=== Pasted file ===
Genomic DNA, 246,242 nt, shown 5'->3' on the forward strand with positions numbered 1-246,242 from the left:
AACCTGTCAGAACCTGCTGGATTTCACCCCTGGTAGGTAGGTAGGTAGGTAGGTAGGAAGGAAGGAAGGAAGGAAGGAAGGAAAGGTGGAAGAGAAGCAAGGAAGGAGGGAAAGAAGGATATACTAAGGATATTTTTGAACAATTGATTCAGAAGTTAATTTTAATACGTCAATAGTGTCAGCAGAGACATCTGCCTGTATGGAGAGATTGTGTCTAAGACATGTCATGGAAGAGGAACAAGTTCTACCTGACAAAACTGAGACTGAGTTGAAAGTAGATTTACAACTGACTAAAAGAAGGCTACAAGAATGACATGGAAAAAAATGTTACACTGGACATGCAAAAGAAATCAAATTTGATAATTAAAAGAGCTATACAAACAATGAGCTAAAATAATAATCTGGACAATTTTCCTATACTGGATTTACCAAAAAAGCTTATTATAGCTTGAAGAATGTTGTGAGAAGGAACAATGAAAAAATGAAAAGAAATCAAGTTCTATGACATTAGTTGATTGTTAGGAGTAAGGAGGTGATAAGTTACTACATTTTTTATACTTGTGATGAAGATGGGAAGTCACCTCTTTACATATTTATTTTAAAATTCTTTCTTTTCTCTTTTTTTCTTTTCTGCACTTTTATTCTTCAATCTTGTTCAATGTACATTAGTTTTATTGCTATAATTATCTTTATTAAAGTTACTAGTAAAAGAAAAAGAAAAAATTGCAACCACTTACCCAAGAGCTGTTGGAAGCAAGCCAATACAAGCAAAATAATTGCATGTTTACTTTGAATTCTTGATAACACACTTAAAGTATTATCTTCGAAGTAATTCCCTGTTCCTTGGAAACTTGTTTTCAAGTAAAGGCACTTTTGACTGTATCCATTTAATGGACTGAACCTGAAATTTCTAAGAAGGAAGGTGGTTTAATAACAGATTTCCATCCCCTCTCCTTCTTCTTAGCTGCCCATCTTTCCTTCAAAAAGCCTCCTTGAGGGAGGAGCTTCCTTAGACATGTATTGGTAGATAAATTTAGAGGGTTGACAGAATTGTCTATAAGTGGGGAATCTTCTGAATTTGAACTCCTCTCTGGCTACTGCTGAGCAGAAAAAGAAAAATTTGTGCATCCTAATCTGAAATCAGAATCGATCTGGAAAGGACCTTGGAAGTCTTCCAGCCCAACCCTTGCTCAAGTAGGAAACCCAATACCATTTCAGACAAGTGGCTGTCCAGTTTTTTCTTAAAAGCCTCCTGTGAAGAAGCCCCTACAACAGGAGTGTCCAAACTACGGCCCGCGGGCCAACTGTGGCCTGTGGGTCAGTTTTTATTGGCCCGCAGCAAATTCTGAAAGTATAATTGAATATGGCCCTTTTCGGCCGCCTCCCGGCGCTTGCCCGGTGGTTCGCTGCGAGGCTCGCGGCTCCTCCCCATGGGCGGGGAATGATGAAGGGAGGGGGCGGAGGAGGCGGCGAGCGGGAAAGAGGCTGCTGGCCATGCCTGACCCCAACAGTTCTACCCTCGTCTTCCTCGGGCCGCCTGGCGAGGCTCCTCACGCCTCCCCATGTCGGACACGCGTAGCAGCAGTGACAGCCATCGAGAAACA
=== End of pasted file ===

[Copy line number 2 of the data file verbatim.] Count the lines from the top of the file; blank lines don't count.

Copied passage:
AACCTGTCAGAACCTGCTGGATTTCACCCCTGGTAGGTAGGTAGGTAGGTAGGTAGGAAGGAAGGAAGGAAGGAAGGAAGGAAAGGTGGAAGAGAAGCAAGGAAGGAGGGAAAGAAGGATATACTAAGGATATTTTTGAACAATTGATTCAGAAGTTAATTTTAATACGTCAATAGTGTCAGCAGAGACATCTGCCTGTATGGAGAGATTGTGTCTAAGACATGTCATGGAAGAGGAACAAGTTCTACCTGACAAAACTGAGACTGAGTTGAAAGTAGATTTACAACTGACTAAAAGAAGGCTACAAGAATGACATGGAAAAAAATGTTACACTGGACATGCAAAAGAAATCAAATTTGATAATTAAAAGAGCTATACAAACAATGAGCTAAAATAATAATCTGGACAATTTTCCTATACTGGATTTACCAAAAAAGCTTATTATAGCTTGAAGAATGTTGTGAGAAGGAACAATGAAAAAATGAAAAGAAATCAAGTTCTATGACATTAGTTGATTGTTAGGAGTAAGGAGGTGATAAGTTACTACATTTTTTATACTTGTGATGAAGATGGGAAGTCACCTCTTTACATATTTATTTTAAAATTCTTTCTTTTCTCTTTTTTTCTTTTCTGCACTTTTATTCTTCAATCTTGTTCAATGTACATTAGTTTTATTGCTATAATTATCTTTATTAAAGTTACTAGTAAAAGAAAAAGAAAAAATTGCAACCACTTACCCAAGAGCTGTTGGAAGCAAGCCAATACAAGCAAAATAATTGCATGTTTACTTTGAATTCTTGATAACACACTTAAAGTATTATCTTCGAAGTAATTCCCTGTTCCTTGGAAACTTGTTTTCAAGTAAAGGCACTTTTGACTGTATCCATTTAATGGACTGAACCTGAAATTTCTAAGAAGGAAGGTGGTTTAATAACAGATTTCCATCCCCTCTCCTTCTTCTTAGCTGCCCATCTTTCCTTCAAAAAGCCTCCTTGAGGGAGGAGCTTCCTTAGACATGTATTGGTAGATAAATTTAGAGGGTTGACAGAATTGTCTATAAGTGGGGAATCTTCTGAATTTGAACTCCTCTCTGGCTACTGCTGAGCAGAAAAAGAAAAATTTGTGCATCCTAATCTGAAATCAGAATCGATCTGGAAAGGACCTTGGAAGTCTTCCAGCCCAACCCTTGCTCAAGTAGGAAACCCAATACCATTTCAGACAAGTGGCTGTCCAGTTTTTTCTTAAAAGCCTCCTGTGAAGAAGCCCCTACAACAGGAGTGTCCAAACTACGGCCCGCGGGCCAACTGTGGCCTGTGGGTCAGTTTTTATTGGCCCGCAGCAAATTCTGAAAGTATAATTGAATATGGCCCTTTTCGGCCGCCTCCCGGCGCTTGCCCGGTGGTTCGCTGCGAGGCTCGCGGCTCCTCCCCATGGGCGGGGAATGATGAAGGGAGGGGGCGGAGGAGGCGGCGAGCGGGAAAGAGGCTGCTGGCCATGCCTGACCCCAACAGTTCTACCCTCGTCTTCCTCGGGCCGCCTGGCGAGGCTCCTCACGCCTCCCCATGTCGGACACGCGTAGCAGCAGTGACAGCCATCGAGAAACA